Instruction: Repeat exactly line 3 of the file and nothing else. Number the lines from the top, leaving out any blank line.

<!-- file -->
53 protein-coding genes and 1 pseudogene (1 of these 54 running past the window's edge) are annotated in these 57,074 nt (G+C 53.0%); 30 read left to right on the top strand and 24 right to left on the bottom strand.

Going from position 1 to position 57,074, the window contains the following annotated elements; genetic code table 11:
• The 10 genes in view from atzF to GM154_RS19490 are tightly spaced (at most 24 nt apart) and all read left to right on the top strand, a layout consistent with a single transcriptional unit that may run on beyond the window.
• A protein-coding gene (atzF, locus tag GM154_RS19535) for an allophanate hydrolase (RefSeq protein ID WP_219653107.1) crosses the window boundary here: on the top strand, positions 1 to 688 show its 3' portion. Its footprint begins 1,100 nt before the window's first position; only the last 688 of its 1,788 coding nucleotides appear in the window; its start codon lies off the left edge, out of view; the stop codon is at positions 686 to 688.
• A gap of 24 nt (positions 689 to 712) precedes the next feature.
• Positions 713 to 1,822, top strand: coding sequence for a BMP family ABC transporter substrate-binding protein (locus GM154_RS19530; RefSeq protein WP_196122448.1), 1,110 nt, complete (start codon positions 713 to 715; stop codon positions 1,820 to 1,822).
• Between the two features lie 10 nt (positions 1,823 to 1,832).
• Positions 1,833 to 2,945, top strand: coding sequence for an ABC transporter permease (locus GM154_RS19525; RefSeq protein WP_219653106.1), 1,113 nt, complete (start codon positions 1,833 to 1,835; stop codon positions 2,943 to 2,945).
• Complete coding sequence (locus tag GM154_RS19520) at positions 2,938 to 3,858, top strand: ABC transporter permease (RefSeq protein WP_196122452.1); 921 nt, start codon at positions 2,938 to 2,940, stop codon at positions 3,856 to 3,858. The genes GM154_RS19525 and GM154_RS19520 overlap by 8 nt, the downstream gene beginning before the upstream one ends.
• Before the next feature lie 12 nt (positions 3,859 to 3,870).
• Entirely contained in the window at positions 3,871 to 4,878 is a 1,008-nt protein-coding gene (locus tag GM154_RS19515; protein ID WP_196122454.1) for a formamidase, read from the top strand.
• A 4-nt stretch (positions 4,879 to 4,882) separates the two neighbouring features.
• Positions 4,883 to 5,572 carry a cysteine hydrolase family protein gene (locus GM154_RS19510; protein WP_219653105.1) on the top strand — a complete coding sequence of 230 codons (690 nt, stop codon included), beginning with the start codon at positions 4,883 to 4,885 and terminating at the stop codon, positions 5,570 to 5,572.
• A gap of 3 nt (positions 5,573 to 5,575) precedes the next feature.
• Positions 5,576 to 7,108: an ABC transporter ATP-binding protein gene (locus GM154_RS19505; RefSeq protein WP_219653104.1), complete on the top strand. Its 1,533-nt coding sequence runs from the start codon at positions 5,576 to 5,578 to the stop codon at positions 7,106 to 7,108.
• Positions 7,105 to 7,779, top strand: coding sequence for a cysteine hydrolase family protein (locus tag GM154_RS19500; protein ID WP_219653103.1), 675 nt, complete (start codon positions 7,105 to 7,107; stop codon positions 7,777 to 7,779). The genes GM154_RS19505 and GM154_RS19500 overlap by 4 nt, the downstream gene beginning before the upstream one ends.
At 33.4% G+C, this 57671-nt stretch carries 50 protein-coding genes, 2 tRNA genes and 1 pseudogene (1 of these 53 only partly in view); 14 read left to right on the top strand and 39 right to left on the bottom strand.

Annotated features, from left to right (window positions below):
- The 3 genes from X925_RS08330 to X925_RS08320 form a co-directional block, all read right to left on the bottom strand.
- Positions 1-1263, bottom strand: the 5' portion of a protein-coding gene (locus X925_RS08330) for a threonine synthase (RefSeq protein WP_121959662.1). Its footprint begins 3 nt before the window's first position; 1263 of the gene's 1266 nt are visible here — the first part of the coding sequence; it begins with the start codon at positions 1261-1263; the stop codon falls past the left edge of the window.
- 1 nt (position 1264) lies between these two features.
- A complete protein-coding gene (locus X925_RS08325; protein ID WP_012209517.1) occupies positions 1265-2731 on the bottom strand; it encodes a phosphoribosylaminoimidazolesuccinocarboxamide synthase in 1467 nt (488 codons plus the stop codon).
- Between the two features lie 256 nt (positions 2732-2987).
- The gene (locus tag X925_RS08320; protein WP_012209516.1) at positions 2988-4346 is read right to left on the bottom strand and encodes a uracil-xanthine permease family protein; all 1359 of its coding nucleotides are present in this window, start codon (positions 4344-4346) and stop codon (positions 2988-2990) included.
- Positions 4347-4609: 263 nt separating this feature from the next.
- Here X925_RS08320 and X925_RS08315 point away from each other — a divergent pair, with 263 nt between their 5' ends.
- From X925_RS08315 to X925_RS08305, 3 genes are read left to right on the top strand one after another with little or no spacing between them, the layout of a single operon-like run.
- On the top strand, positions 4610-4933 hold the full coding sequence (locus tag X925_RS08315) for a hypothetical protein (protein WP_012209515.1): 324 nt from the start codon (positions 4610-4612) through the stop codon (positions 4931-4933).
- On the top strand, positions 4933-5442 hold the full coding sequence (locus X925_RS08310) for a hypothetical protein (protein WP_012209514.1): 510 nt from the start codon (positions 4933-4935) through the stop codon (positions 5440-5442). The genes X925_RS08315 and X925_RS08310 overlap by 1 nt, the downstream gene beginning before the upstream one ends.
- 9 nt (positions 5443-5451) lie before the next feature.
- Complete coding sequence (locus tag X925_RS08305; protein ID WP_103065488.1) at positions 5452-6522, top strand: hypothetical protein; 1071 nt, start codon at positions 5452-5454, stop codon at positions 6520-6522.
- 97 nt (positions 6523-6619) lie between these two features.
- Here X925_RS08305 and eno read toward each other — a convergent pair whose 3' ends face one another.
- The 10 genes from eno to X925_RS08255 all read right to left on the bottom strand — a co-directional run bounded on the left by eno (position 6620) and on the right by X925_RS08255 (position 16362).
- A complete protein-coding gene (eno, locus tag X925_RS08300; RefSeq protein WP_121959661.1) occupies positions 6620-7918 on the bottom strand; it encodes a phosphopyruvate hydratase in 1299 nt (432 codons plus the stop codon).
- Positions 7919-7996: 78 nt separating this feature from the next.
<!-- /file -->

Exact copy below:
• The 10 genes in view from atzF to GM154_RS19490 are tightly spaced (at most 24 nt apart) and all read left to right on the top strand, a layout consistent with a single transcriptional unit that may run on beyond the window.